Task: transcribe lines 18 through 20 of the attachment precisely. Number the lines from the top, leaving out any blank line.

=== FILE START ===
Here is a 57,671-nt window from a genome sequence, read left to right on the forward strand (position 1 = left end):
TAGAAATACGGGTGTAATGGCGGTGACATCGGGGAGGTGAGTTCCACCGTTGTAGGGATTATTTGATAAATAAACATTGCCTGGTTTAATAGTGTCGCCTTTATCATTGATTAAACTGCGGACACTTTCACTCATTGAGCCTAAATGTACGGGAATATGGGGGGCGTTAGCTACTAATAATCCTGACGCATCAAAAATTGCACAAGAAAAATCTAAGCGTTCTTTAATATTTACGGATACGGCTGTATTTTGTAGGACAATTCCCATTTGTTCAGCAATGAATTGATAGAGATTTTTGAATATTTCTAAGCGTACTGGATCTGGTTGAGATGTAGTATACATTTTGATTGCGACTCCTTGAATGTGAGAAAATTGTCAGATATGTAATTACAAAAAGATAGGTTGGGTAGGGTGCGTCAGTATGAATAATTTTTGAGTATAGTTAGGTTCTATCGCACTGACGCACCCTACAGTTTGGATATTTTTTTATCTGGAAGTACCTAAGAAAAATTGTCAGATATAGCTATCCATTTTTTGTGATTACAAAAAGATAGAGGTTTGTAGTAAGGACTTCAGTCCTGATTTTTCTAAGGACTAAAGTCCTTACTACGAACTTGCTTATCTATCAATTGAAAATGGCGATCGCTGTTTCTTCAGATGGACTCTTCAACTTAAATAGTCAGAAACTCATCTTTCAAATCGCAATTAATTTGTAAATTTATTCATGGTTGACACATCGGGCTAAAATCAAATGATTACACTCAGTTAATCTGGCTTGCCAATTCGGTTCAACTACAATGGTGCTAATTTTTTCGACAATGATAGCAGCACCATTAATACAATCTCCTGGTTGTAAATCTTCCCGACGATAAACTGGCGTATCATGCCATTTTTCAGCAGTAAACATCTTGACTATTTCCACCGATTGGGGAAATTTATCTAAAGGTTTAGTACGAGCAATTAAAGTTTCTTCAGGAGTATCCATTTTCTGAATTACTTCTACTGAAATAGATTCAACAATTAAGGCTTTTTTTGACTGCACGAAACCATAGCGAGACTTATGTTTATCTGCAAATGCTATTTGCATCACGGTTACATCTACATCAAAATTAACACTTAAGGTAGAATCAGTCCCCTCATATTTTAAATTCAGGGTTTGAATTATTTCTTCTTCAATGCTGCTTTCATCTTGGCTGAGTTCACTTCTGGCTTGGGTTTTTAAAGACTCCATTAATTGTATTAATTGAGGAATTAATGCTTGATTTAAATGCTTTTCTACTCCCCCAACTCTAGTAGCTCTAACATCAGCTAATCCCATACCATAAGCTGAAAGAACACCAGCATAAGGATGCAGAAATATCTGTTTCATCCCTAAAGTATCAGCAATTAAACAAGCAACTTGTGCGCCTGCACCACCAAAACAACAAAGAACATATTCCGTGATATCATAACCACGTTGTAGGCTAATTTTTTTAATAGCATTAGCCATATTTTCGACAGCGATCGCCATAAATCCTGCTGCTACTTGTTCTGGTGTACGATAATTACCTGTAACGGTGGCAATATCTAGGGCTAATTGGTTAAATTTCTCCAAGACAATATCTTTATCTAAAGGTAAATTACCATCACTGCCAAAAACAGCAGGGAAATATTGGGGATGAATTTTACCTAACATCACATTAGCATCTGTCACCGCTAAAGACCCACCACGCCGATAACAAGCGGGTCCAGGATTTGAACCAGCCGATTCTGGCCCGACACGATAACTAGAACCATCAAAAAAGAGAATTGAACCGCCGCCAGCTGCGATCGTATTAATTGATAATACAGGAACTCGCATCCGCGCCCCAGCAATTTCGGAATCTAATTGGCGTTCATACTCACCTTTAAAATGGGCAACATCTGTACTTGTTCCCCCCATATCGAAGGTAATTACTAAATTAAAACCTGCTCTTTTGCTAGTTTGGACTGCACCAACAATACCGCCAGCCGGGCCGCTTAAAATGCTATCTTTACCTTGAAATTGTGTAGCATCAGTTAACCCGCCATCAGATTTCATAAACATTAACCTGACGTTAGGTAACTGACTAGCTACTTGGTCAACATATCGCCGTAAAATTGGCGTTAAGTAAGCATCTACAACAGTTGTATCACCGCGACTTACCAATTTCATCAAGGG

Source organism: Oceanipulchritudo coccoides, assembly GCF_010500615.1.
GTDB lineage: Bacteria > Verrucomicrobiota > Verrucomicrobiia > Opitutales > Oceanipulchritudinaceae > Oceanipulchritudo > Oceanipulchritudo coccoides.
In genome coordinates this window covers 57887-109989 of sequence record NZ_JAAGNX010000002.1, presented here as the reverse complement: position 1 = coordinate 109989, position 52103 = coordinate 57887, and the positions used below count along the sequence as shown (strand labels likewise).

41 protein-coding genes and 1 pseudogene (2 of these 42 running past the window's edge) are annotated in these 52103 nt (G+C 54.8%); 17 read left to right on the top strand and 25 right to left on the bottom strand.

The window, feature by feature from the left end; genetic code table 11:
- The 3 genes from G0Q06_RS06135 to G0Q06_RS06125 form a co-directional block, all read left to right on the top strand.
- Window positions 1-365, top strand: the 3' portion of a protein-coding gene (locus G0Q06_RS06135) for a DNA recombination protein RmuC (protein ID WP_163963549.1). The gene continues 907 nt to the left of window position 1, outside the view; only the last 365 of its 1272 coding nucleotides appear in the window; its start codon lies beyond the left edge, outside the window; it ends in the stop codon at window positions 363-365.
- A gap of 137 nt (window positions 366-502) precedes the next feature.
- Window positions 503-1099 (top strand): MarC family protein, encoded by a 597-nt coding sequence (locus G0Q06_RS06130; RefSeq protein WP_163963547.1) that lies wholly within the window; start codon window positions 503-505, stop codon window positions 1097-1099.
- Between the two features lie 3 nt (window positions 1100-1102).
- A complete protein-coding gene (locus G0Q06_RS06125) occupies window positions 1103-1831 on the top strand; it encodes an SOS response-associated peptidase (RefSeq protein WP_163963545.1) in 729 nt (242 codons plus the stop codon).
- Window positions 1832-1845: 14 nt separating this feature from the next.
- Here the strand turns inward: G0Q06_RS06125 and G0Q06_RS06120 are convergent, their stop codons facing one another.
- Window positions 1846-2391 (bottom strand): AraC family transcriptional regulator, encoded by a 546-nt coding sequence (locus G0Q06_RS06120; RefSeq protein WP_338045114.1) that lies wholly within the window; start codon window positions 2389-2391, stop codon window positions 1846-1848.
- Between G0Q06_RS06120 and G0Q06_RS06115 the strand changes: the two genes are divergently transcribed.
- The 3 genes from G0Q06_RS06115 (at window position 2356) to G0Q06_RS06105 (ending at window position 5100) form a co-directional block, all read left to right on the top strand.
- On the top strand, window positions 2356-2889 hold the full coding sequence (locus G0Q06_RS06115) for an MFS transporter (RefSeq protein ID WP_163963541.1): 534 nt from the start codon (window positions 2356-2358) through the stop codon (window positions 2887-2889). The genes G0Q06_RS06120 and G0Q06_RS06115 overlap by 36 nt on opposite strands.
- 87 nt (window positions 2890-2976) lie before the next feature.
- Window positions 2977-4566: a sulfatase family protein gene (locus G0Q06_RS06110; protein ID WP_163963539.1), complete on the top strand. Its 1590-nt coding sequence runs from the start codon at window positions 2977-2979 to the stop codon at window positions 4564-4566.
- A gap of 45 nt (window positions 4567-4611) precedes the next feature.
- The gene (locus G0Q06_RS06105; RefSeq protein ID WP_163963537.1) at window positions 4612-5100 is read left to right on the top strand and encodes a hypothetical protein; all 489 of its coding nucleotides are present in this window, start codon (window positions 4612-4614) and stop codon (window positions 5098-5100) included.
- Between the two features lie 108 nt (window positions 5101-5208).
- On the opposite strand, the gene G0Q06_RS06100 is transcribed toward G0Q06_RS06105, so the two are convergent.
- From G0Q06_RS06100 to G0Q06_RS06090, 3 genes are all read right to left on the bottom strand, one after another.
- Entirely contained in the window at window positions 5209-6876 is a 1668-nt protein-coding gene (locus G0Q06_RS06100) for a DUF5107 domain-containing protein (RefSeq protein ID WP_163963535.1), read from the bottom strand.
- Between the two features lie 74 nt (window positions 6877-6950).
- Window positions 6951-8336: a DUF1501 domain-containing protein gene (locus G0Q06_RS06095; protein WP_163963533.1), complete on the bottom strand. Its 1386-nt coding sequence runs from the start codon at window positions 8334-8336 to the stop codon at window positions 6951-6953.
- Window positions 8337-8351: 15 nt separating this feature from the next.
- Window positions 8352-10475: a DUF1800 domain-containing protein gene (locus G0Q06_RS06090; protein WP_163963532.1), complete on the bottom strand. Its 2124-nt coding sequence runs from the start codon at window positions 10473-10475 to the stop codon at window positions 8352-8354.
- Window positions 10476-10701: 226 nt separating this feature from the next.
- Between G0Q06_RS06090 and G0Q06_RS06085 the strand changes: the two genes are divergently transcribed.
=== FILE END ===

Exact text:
- The 3 genes from G0Q06_RS06115 (at window position 2356) to G0Q06_RS06105 (ending at window position 5100) form a co-directional block, all read left to right on the top strand.
- On the top strand, window positions 2356-2889 hold the full coding sequence (locus G0Q06_RS06115) for an MFS transporter (RefSeq protein ID WP_163963541.1): 534 nt from the start codon (window positions 2356-2358) through the stop codon (window positions 2887-2889). The genes G0Q06_RS06120 and G0Q06_RS06115 overlap by 36 nt on opposite strands.
- 87 nt (window positions 2890-2976) lie before the next feature.